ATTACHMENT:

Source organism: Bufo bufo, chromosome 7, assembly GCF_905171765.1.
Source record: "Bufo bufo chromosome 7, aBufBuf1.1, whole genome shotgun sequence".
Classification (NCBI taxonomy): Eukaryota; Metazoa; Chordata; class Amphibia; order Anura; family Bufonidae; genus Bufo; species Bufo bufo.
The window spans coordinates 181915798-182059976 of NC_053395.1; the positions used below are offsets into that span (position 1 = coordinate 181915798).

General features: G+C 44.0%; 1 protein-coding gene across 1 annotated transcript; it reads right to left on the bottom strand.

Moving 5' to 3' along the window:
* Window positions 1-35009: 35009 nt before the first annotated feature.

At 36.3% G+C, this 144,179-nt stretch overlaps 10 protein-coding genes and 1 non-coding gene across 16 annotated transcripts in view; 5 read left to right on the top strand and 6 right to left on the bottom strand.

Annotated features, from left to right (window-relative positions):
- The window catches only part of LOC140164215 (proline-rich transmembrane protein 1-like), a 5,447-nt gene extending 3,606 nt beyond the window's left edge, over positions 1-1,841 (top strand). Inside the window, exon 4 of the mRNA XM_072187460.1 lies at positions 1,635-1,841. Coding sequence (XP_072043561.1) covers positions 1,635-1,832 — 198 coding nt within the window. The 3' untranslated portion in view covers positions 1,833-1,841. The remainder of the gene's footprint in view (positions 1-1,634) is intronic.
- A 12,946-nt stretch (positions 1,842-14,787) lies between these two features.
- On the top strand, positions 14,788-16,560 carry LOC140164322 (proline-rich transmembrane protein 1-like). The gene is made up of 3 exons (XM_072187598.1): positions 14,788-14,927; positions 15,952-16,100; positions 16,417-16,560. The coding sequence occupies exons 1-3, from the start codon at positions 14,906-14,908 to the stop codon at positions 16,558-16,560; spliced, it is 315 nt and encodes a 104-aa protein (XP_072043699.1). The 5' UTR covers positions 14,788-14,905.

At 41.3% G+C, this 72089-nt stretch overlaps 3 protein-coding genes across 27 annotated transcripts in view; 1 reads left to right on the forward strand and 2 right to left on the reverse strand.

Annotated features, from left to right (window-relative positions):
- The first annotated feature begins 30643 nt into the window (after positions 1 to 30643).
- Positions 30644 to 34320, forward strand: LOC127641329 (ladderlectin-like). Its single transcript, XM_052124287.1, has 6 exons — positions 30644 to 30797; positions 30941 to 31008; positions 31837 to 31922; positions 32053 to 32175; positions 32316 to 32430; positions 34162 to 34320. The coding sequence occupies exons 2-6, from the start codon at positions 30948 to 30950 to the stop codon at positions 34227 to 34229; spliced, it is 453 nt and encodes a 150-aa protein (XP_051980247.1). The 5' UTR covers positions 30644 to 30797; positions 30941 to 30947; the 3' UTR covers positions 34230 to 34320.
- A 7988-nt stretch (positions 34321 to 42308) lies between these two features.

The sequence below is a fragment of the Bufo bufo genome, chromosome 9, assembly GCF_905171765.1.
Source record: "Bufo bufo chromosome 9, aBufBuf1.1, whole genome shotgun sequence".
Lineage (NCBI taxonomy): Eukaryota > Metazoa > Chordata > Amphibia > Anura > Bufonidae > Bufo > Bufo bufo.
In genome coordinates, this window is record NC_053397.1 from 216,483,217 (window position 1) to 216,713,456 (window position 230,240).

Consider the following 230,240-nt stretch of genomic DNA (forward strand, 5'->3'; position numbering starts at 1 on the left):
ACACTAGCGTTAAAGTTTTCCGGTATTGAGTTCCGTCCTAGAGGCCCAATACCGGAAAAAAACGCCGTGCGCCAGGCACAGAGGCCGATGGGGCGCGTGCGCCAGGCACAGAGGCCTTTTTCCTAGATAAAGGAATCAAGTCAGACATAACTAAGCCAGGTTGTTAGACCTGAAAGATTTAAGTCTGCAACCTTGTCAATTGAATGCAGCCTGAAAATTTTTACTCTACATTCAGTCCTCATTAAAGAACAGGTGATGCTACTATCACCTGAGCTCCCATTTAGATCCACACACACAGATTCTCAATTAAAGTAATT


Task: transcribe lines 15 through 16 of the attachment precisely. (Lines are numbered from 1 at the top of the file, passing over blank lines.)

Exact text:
- The first annotated feature begins 30643 nt into the window (after positions 1 to 30643).
- Positions 30644 to 34320, forward strand: LOC127641329 (ladderlectin-like). Its single transcript, XM_052124287.1, has 6 exons — positions 30644 to 30797; positions 30941 to 31008; positions 31837 to 31922; positions 32053 to 32175; positions 32316 to 32430; positions 34162 to 34320. The coding sequence occupies exons 2-6, from the start codon at positions 30948 to 30950 to the stop codon at positions 34227 to 34229; spliced, it is 453 nt and encodes a 150-aa protein (XP_051980247.1). The 5' UTR covers positions 30644 to 30797; positions 30941 to 30947; the 3' UTR covers positions 34230 to 34320.